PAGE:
I listed to a great podcast the other day on one of the most notorious drug dealers of the 20th century: Rick Ross. He built the largest crack cocaine empire in American history. He did business in every major city throughout the US for over a decade. For those who don’t are familiar with crack, it is a smokeable form of cocaine, that came into the underground marketplace during the 1980’s. Dealers typically purchase large amounts of cocaine (powder) by the key (1 kilogram) and process in-house. Processing typically involves baking soda and/or ammonia and heat. Often adulterants are added such as laundry detergent, laxatives, boric acid, talcum powder, and other stuff you don’t want to know about. There is however a tradeoff when you cut crack: purity. Dealers have the flexibility to modify their pricing structure based on how they process their product.
So is this any different from the chocolate industry? We have a few large companies (dealers) who distribute most of the chocolate throughout the world. Many chocolatiers (smaller dealers) purchase chocolate from the large guys. They melt down semi-processed ingredients (cocoa mass, chocolate liquor, cocoa solids) and cut it with cocoa butter, sugar, and other adulterants such as lecithins, emulsifiers, and salts. Chocolate as we know it has always been an adulterated cut version, only a reflection of real chocolate unadulterated. Hence, the plethora of cheap chocolate floods the marketplace with everyone trying to get a piece of the same pie.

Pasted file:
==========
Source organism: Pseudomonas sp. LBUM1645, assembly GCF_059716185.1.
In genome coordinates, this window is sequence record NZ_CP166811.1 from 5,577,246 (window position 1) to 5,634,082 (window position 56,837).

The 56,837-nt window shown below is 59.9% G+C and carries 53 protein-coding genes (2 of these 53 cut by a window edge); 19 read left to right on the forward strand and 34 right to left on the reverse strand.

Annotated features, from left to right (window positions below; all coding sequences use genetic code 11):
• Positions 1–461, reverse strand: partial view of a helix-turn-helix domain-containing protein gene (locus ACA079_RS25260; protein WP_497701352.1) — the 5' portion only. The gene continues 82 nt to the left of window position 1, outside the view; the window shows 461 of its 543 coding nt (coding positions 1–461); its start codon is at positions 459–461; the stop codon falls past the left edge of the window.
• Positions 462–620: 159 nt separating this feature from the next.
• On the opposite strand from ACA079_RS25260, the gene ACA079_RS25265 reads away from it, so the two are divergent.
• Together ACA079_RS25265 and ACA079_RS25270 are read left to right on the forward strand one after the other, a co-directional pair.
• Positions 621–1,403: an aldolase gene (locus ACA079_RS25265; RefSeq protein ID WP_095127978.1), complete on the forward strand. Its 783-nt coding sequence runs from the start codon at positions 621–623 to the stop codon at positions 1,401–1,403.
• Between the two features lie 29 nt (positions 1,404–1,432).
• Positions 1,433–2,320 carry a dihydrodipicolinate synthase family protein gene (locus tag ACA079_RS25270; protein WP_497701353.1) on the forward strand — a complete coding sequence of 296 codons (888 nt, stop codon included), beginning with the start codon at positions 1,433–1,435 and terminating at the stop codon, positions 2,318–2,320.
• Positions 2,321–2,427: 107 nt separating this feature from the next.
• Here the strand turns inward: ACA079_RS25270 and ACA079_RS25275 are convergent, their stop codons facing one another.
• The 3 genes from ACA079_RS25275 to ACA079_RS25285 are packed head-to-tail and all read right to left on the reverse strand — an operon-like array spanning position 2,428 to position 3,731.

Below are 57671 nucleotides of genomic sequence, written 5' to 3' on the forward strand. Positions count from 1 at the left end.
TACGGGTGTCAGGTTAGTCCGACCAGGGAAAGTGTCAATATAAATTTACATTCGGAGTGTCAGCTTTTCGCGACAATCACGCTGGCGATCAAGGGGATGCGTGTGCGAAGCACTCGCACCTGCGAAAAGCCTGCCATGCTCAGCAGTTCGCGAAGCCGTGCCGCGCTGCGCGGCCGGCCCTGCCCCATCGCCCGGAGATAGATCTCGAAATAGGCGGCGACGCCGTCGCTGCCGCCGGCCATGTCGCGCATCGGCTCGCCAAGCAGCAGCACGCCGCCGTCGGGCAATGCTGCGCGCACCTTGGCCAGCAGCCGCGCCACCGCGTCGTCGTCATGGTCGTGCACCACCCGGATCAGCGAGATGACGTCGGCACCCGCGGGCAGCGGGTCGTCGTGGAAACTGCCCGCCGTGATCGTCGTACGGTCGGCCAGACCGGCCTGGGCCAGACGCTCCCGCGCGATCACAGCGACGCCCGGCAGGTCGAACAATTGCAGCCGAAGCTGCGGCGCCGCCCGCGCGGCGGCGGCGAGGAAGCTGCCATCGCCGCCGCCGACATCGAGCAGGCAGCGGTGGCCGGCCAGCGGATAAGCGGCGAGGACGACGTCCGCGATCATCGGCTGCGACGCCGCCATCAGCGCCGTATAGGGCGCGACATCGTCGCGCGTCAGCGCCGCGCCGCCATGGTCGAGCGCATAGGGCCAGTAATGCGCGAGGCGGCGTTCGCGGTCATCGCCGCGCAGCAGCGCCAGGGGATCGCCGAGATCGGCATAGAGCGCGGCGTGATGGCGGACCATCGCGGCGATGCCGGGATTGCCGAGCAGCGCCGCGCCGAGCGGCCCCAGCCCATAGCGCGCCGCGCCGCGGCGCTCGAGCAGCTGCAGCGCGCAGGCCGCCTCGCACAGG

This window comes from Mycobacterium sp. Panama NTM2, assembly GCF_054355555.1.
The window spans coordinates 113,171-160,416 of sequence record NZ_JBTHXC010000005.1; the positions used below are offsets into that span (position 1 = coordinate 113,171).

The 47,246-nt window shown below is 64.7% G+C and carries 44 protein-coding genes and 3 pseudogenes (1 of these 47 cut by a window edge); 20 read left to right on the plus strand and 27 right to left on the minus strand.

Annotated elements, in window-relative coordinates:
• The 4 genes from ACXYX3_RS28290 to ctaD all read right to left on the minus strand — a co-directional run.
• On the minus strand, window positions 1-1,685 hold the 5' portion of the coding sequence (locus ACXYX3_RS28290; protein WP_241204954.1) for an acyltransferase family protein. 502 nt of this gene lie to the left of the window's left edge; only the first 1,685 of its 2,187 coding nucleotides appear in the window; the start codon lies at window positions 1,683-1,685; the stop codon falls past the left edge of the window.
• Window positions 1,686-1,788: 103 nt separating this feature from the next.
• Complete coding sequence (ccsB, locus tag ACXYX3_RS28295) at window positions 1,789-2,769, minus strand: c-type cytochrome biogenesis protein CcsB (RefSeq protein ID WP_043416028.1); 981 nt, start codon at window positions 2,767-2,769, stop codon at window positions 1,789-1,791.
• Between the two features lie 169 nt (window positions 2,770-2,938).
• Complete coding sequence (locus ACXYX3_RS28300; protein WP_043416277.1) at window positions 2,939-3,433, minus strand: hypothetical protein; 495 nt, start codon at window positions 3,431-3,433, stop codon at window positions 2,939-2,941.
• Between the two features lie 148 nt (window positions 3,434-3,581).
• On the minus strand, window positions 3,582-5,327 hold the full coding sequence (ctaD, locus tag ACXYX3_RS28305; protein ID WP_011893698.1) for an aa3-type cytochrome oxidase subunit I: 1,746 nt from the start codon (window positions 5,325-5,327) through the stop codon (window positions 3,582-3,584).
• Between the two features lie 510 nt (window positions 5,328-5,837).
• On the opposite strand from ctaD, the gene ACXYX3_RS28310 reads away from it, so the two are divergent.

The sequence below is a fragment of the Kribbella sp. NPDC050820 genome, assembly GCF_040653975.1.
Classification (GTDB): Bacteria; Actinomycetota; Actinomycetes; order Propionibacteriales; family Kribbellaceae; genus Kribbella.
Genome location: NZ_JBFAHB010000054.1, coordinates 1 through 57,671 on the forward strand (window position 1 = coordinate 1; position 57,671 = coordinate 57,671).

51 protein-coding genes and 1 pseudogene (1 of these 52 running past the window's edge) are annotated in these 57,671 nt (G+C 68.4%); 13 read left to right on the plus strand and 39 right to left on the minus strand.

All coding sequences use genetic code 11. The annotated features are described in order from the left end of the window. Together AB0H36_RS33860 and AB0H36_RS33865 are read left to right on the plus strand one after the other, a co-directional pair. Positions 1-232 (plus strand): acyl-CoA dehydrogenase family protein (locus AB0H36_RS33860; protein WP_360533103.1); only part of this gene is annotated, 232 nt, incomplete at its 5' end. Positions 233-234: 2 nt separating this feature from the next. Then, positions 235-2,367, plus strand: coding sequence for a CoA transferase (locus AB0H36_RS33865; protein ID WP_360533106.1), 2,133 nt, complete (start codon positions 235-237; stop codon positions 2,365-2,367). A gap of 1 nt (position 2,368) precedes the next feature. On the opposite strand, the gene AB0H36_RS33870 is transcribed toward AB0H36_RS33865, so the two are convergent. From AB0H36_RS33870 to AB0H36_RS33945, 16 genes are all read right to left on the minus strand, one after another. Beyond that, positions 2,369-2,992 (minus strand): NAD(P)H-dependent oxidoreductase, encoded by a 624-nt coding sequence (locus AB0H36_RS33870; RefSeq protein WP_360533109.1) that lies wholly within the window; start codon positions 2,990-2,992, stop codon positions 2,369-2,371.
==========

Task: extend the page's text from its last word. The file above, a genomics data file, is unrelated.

A true chocolate aficionado or a veteran drug user can tell if a product is cut or adulterated. The layman or average consumer often has no clue. Fat, sugar, and salt often dominate the palate and how we think about food. Unadulterated chocolate disappeared in the middle of the 1800’s with the invention of the cocoa press by Coenraad Johannes van Houten. For over 200 years a cut version of chocolate (crack) has dominated the marketplace and minds of consumers. It is only recently that a resurgence of bean to bar chocolate has found footing and has started to gain traction in the minds of consumers in American and beyond. Consumers are waking up to a new experience of chocolate. Some love it and others hate it. For many novices that sample unadulterated (clean) chocolate there is often no going back to what they were familiar and comfortable with in the past. It’s often not comfortable at first, for we are blinded by conditioning, but over time it slowly grows on you.
Today you now have a choice when it comes to purchasing chocolate. I challenge you to try unadulterated (clean) chocolate if you have never tried it before. It might change your life.